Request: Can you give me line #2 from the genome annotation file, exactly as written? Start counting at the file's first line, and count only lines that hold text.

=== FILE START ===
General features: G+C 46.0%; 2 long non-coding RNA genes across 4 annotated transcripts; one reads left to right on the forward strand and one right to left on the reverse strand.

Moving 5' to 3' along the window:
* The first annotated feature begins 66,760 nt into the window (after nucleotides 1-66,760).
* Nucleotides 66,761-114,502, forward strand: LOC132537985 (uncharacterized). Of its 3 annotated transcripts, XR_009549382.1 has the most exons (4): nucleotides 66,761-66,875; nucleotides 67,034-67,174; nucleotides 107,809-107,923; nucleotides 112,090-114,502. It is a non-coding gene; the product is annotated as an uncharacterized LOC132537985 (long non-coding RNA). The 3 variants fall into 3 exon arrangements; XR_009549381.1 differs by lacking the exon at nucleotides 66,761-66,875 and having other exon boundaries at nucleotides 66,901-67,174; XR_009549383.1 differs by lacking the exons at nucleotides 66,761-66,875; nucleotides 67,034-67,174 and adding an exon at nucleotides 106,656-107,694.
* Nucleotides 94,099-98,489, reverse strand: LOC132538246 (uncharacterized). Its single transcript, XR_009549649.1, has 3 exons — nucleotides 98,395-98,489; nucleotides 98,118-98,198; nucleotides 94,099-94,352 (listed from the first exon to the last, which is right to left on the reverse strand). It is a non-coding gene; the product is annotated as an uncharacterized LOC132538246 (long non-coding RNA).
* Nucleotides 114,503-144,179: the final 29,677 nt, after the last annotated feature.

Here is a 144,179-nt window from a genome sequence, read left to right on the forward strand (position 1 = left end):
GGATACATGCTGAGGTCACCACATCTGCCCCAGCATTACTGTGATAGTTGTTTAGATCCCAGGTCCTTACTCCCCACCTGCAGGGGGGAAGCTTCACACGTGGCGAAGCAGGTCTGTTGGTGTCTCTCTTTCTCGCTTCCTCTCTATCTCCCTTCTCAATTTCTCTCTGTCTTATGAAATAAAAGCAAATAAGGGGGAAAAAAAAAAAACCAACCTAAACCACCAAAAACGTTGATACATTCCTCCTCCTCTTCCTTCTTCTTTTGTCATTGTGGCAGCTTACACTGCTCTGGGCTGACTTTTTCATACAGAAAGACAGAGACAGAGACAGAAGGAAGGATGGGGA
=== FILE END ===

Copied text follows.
Moving 5' to 3' along the window: